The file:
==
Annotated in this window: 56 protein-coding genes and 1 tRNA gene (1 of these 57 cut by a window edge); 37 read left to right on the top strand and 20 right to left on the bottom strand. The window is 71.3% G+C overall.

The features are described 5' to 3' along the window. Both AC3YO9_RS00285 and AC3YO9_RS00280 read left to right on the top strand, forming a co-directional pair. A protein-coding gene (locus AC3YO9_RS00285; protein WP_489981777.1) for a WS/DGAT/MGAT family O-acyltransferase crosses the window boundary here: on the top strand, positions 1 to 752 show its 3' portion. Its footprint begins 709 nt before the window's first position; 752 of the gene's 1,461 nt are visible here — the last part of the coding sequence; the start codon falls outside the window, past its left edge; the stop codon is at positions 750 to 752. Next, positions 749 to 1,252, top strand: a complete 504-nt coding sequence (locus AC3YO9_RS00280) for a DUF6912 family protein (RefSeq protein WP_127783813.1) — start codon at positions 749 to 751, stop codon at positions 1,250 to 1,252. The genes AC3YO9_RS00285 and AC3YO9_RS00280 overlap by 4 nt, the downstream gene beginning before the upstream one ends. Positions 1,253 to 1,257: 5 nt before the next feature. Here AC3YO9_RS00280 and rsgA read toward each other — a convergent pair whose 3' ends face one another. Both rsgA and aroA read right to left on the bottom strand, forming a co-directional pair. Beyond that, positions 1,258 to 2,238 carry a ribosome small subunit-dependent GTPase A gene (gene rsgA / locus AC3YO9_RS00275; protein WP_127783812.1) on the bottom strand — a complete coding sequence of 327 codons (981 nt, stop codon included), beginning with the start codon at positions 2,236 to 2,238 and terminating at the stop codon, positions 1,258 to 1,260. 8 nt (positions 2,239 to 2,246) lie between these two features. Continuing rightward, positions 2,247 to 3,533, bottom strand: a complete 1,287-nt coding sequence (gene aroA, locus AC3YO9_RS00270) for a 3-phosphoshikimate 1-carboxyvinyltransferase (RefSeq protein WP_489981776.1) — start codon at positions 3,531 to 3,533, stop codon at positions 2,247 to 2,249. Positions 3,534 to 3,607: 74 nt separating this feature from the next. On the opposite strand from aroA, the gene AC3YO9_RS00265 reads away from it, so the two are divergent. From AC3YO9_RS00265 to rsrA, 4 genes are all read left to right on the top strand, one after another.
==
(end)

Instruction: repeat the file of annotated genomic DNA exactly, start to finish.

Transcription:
Annotated in this window: 56 protein-coding genes and 1 tRNA gene (1 of these 57 cut by a window edge); 37 read left to right on the top strand and 20 right to left on the bottom strand. The window is 71.3% G+C overall.

The features are described 5' to 3' along the window. Both AC3YO9_RS00285 and AC3YO9_RS00280 read left to right on the top strand, forming a co-directional pair. A protein-coding gene (locus AC3YO9_RS00285; protein WP_489981777.1) for a WS/DGAT/MGAT family O-acyltransferase crosses the window boundary here: on the top strand, positions 1 to 752 show its 3' portion. Its footprint begins 709 nt before the window's first position; 752 of the gene's 1,461 nt are visible here — the last part of the coding sequence; the start codon falls outside the window, past its left edge; the stop codon is at positions 750 to 752. Next, positions 749 to 1,252, top strand: a complete 504-nt coding sequence (locus AC3YO9_RS00280) for a DUF6912 family protein (RefSeq protein WP_127783813.1) — start codon at positions 749 to 751, stop codon at positions 1,250 to 1,252. The genes AC3YO9_RS00285 and AC3YO9_RS00280 overlap by 4 nt, the downstream gene beginning before the upstream one ends. Positions 1,253 to 1,257: 5 nt before the next feature. Here AC3YO9_RS00280 and rsgA read toward each other — a convergent pair whose 3' ends face one another. Both rsgA and aroA read right to left on the bottom strand, forming a co-directional pair. Beyond that, positions 1,258 to 2,238 carry a ribosome small subunit-dependent GTPase A gene (gene rsgA / locus AC3YO9_RS00275; protein WP_127783812.1) on the bottom strand — a complete coding sequence of 327 codons (981 nt, stop codon included), beginning with the start codon at positions 2,236 to 2,238 and terminating at the stop codon, positions 1,258 to 1,260. 8 nt (positions 2,239 to 2,246) lie between these two features. Continuing rightward, positions 2,247 to 3,533, bottom strand: a complete 1,287-nt coding sequence (gene aroA, locus AC3YO9_RS00270) for a 3-phosphoshikimate 1-carboxyvinyltransferase (RefSeq protein WP_489981776.1) — start codon at positions 3,531 to 3,533, stop codon at positions 2,247 to 2,249. Positions 3,534 to 3,607: 74 nt separating this feature from the next. On the opposite strand from aroA, the gene AC3YO9_RS00265 reads away from it, so the two are divergent. From AC3YO9_RS00265 to rsrA, 4 genes are all read left to right on the top strand, one after another.